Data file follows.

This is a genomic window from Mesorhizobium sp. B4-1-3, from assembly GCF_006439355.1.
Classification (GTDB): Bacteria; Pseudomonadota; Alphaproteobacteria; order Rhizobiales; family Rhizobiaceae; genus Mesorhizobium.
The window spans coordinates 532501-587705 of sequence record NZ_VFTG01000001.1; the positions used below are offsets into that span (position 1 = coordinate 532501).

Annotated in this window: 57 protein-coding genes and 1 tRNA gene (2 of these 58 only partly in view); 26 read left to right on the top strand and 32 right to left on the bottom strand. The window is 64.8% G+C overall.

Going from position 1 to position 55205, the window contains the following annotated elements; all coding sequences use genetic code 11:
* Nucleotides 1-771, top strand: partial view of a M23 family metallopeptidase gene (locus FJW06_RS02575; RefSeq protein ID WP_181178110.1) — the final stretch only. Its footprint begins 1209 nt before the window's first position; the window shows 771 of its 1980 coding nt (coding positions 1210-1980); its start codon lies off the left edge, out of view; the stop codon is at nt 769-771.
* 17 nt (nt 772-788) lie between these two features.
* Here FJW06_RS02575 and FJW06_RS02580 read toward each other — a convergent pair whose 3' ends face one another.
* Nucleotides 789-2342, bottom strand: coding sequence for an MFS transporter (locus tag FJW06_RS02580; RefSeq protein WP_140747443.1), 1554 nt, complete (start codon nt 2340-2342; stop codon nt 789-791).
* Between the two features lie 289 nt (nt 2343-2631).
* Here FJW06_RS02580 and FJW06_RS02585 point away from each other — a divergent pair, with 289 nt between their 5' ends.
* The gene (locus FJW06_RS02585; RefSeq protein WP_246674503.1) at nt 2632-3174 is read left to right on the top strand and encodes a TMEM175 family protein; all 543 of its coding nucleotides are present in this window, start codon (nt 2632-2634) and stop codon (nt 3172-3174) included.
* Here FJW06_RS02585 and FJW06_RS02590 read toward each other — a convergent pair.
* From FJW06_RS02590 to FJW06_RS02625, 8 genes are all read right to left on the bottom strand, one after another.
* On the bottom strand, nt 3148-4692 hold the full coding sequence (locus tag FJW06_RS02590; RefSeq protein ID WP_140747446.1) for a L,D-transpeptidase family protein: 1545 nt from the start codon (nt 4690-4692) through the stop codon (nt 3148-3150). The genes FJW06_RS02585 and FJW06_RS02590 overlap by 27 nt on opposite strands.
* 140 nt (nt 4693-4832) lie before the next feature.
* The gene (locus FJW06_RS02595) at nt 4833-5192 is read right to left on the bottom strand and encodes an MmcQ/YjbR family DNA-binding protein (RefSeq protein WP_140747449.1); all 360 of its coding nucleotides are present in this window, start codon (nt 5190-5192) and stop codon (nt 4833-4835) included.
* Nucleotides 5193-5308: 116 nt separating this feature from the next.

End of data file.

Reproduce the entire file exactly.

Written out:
This is a genomic window from Mesorhizobium sp. B4-1-3, from assembly GCF_006439355.1.
Classification (GTDB): Bacteria; Pseudomonadota; Alphaproteobacteria; order Rhizobiales; family Rhizobiaceae; genus Mesorhizobium.
The window spans coordinates 532501-587705 of sequence record NZ_VFTG01000001.1; the positions used below are offsets into that span (position 1 = coordinate 532501).

Annotated in this window: 57 protein-coding genes and 1 tRNA gene (2 of these 58 only partly in view); 26 read left to right on the top strand and 32 right to left on the bottom strand. The window is 64.8% G+C overall.

Going from position 1 to position 55205, the window contains the following annotated elements; all coding sequences use genetic code 11:
* Nucleotides 1-771, top strand: partial view of a M23 family metallopeptidase gene (locus FJW06_RS02575; RefSeq protein ID WP_181178110.1) — the final stretch only. Its footprint begins 1209 nt before the window's first position; the window shows 771 of its 1980 coding nt (coding positions 1210-1980); its start codon lies off the left edge, out of view; the stop codon is at nt 769-771.
* 17 nt (nt 772-788) lie between these two features.
* Here FJW06_RS02575 and FJW06_RS02580 read toward each other — a convergent pair whose 3' ends face one another.
* Nucleotides 789-2342, bottom strand: coding sequence for an MFS transporter (locus tag FJW06_RS02580; RefSeq protein WP_140747443.1), 1554 nt, complete (start codon nt 2340-2342; stop codon nt 789-791).
* Between the two features lie 289 nt (nt 2343-2631).
* Here FJW06_RS02580 and FJW06_RS02585 point away from each other — a divergent pair, with 289 nt between their 5' ends.
* The gene (locus FJW06_RS02585; RefSeq protein WP_246674503.1) at nt 2632-3174 is read left to right on the top strand and encodes a TMEM175 family protein; all 543 of its coding nucleotides are present in this window, start codon (nt 2632-2634) and stop codon (nt 3172-3174) included.
* Here FJW06_RS02585 and FJW06_RS02590 read toward each other — a convergent pair.
* From FJW06_RS02590 to FJW06_RS02625, 8 genes are all read right to left on the bottom strand, one after another.
* On the bottom strand, nt 3148-4692 hold the full coding sequence (locus tag FJW06_RS02590; RefSeq protein ID WP_140747446.1) for a L,D-transpeptidase family protein: 1545 nt from the start codon (nt 4690-4692) through the stop codon (nt 3148-3150). The genes FJW06_RS02585 and FJW06_RS02590 overlap by 27 nt on opposite strands.
* 140 nt (nt 4693-4832) lie before the next feature.
* The gene (locus FJW06_RS02595) at nt 4833-5192 is read right to left on the bottom strand and encodes an MmcQ/YjbR family DNA-binding protein (RefSeq protein WP_140747449.1); all 360 of its coding nucleotides are present in this window, start codon (nt 5190-5192) and stop codon (nt 4833-4835) included.
* Nucleotides 5193-5308: 116 nt separating this feature from the next.